The idea of using Native Americans to relay coded messages during wartime actually started in 1918 in the Argonne forest of northern France. Defeat seemed imminent for the Allies at the hands of the powerful German army. American commanders had been directed to capture a German stronghold at Forest Ferme. A surprise attack offered the only hope for success, but the Germans had managed to intercept and decode every Allied message.
The solution to the problem was discovered quite by accident. An American captain overheard two Choctaw soldiers speaking in their native tongue, and an idea surfaced.The captain inquired as to the number of Choctaws in the battalion. Eight men who spoke fluent Choctaw were discovered. To test his idea the captain had one Choctaw translate a message into his language and relay it to company headquarters using the field telephone. Another Choctaw at headquarters listened to the message and accurately translated it back to English for the battalion commander.
The experiment was successful, and at least one Choctaw was assigned to each field company headquarters to begin at once to handle communications by field telephone. The Allies achieved victory at Forest Ferme, and the Choctaw code talkers played a major role. The Germans failed to decipher one word. The U.S. government cautioned the Native Americans to keep their role in the war a secret in case American forces in future conflicts had need of them.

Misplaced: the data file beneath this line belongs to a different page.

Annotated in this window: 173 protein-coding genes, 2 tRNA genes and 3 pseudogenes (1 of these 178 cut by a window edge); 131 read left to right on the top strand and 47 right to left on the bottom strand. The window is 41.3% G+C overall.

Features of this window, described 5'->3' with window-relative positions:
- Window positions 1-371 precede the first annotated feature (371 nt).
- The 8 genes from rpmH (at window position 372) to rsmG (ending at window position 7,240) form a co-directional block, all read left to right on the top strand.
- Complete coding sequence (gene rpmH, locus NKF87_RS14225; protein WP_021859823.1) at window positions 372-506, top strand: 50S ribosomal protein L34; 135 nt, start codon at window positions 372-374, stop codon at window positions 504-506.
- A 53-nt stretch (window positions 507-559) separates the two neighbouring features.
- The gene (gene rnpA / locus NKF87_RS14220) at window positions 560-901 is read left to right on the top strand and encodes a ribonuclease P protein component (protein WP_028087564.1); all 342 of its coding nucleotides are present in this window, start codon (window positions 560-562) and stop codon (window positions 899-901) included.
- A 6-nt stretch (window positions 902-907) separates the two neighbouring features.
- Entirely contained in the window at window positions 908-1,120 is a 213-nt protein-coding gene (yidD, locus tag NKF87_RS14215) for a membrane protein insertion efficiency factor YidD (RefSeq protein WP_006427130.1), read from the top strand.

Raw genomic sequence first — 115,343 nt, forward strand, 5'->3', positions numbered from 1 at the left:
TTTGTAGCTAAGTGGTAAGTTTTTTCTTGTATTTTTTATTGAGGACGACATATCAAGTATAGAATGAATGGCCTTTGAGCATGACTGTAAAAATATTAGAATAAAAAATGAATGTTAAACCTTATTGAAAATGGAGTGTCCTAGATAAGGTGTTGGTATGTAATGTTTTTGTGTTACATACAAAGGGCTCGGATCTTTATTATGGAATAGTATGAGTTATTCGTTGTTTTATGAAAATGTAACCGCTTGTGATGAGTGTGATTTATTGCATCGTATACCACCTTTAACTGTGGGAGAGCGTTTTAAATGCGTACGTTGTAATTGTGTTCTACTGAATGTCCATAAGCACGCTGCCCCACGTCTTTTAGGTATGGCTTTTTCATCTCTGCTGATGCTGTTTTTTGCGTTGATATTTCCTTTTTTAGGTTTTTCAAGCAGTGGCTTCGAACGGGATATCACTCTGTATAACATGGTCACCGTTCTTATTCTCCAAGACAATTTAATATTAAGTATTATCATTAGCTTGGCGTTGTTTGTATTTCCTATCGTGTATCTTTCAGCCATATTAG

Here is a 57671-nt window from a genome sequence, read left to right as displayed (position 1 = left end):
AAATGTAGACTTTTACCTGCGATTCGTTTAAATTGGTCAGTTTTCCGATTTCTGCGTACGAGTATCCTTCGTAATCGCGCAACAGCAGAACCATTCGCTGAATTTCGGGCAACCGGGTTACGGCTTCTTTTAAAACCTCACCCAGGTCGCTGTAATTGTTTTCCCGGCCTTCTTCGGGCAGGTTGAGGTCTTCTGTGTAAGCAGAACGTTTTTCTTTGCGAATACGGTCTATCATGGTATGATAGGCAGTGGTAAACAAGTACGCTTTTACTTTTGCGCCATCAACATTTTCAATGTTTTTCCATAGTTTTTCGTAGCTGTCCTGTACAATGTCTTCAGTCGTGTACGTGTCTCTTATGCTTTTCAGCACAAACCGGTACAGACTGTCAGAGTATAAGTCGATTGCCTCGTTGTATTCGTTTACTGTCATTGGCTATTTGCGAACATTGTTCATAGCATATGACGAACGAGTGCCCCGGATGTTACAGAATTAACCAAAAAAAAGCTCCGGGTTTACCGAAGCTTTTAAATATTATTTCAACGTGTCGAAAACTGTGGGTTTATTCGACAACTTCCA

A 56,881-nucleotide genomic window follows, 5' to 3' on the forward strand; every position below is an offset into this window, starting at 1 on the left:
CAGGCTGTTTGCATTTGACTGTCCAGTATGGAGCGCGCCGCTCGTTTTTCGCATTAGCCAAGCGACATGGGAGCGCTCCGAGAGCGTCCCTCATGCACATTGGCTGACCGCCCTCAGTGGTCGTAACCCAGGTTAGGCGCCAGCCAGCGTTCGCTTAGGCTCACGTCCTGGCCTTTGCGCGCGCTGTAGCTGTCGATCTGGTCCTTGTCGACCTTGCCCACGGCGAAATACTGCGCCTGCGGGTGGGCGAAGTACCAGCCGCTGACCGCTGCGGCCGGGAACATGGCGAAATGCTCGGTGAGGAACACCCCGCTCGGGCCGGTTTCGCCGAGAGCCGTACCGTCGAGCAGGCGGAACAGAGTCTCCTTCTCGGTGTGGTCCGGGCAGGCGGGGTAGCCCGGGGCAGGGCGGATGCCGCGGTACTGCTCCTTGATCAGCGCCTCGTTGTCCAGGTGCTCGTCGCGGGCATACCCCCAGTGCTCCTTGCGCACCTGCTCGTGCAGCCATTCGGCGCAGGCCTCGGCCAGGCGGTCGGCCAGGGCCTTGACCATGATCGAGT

German officials identified the language and began making their own plans for "future wars." After the war, during the 1920s and 1930s Germans, saying they were tourists and scholars, visited Native reservations ostensibly to study Native American culture. In fact, they had been sent by their government to learn Native languages. By the time the United States had entered World War II in 1941 most American Indian tribes had been visited and had their languages studied thoroughly. But not the Navajo.
Next: An idea is born.